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If Your Kid Is a Dinosaur Maniac...

kid looking at timeline

...then he simply MUST meet the Gerrothorax, a 3-foot sea creature that lived 250 million years ago. Or perhaps she'll have more fun hanging out with the Astrapotherium — a sort of elephant-hippo hybrid with a trunk and teeny ears that was around 40 million years ago.

Not to worry if you've never heard of these two (or the other bizarro prehistoric creatures that populate the fossil record). I hadn't either, in part because Steven Spielberg has not made a blockbuster about any of them (although he should.) But I think the main reason is that, shockingly, there are no toys or games that teach kids about the evolution of life on Earth! (Leave a comment if you've found one.)

That's a pretty big oops. In fact, it's a T-rex sized omission, especially considering how easy it is to find chemistry, geology, and biology toys ... and given the fact that the teaching of evolution is being challenged in school districts across the country. 

Into the void steps Charlie's Playhouse, (Charlie is Charles Darwin) with a new line of goodies that teach kids all about evolution and the myriad weird critters that slithered and crawled and galumphed along over the past 600 million years, some alongside our friends, the dinosaurs.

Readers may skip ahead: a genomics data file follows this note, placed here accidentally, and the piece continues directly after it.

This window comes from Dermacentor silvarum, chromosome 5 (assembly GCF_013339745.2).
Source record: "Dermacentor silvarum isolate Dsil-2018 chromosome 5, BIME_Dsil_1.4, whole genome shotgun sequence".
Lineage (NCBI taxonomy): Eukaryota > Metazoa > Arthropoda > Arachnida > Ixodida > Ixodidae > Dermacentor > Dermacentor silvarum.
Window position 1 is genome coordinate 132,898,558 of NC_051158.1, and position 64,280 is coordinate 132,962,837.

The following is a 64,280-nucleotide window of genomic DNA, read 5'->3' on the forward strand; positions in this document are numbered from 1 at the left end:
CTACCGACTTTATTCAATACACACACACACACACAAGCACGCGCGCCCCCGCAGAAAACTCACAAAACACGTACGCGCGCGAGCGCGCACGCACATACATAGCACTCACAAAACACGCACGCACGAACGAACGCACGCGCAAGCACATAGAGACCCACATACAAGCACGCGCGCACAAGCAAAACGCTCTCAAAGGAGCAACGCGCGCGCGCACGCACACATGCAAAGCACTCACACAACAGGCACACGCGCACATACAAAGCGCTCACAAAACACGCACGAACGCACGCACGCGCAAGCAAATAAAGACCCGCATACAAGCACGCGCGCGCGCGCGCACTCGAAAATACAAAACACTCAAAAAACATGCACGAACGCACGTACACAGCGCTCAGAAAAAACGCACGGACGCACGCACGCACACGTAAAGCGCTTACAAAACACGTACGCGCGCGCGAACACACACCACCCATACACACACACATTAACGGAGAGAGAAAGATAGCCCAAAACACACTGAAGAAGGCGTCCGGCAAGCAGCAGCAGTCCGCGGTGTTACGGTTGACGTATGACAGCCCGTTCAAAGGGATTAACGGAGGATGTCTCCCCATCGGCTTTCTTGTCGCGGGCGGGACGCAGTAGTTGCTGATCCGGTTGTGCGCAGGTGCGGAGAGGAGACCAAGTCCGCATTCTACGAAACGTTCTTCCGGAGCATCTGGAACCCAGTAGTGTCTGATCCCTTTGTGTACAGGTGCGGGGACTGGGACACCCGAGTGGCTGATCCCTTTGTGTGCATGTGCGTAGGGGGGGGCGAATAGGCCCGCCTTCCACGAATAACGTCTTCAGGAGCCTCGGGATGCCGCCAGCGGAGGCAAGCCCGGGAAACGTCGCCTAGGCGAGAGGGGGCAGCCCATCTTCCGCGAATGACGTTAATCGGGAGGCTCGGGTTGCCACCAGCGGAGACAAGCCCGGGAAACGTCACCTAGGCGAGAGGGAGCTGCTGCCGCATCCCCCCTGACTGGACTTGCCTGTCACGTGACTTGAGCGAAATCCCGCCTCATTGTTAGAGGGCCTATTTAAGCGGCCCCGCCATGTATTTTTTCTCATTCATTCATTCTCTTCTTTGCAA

Launched this year by a mom and scientist who was irked that her info-hungry kids had no fun way to vacuum up all they wanted to know, Charlie's Playhouse has scientifically accurate playthings geared to kids 4-10, including the Giant Timeline, a durable 18-foot-long play mat (which folds up to the size of a coffee table book) — a veritable beauty pageant of 67 extinct and still-living creatures, complete with goofy factoids and size comparisons. While the Giant Timeline ($49) is Charlie's Playhouse's biggest deal, apartment dwellers will appreciate the Giant Timeline Poster ($29) and the Ancient Creature Cards ($16), an oversized deck with all facts and details about the beings that appear on the timeline. (Bonus: shipping is free through Thanksgiving weekend!)

Excuse me. Gotta go. There's bug-eyed eel-like animal that was among the first to rock a backbone 480 million years ago called a Promissum that needs my attention. 

timeline cover